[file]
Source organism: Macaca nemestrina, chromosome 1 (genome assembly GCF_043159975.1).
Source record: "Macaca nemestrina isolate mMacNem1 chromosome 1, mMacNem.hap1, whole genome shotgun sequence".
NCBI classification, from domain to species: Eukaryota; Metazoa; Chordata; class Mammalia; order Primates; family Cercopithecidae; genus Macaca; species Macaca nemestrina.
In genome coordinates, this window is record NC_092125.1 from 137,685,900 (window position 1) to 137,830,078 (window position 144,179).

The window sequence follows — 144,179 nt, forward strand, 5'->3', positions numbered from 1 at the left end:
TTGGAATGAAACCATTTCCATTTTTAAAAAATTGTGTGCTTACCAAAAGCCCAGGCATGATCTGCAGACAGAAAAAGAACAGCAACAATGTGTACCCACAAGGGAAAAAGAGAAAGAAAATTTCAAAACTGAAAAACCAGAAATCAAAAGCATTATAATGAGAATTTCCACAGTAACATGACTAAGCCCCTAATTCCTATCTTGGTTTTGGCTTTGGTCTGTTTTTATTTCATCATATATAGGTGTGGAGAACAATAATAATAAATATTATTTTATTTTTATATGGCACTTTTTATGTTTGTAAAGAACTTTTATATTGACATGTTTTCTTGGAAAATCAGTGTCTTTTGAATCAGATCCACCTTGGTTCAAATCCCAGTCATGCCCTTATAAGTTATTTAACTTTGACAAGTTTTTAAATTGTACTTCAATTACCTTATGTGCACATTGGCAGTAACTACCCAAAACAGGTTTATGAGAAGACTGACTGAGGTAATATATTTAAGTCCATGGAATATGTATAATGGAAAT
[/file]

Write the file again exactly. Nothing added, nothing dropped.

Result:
Source organism: Macaca nemestrina, chromosome 1 (genome assembly GCF_043159975.1).
Source record: "Macaca nemestrina isolate mMacNem1 chromosome 1, mMacNem.hap1, whole genome shotgun sequence".
NCBI classification, from domain to species: Eukaryota; Metazoa; Chordata; class Mammalia; order Primates; family Cercopithecidae; genus Macaca; species Macaca nemestrina.
In genome coordinates, this window is record NC_092125.1 from 137,685,900 (window position 1) to 137,830,078 (window position 144,179).

The window sequence follows — 144,179 nt, forward strand, 5'->3', positions numbered from 1 at the left end:
TTGGAATGAAACCATTTCCATTTTTAAAAAATTGTGTGCTTACCAAAAGCCCAGGCATGATCTGCAGACAGAAAAAGAACAGCAACAATGTGTACCCACAAGGGAAAAAGAGAAAGAAAATTTCAAAACTGAAAAACCAGAAATCAAAAGCATTATAATGAGAATTTCCACAGTAACATGACTAAGCCCCTAATTCCTATCTTGGTTTTGGCTTTGGTCTGTTTTTATTTCATCATATATAGGTGTGGAGAACAATAATAATAAATATTATTTTATTTTTATATGGCACTTTTTATGTTTGTAAAGAACTTTTATATTGACATGTTTTCTTGGAAAATCAGTGTCTTTTGAATCAGATCCACCTTGGTTCAAATCCCAGTCATGCCCTTATAAGTTATTTAACTTTGACAAGTTTTTAAATTGTACTTCAATTACCTTATGTGCACATTGGCAGTAACTACCCAAAACAGGTTTATGAGAAGACTGACTGAGGTAATATATTTAAGTCCATGGAATATGTATAATGGAAAT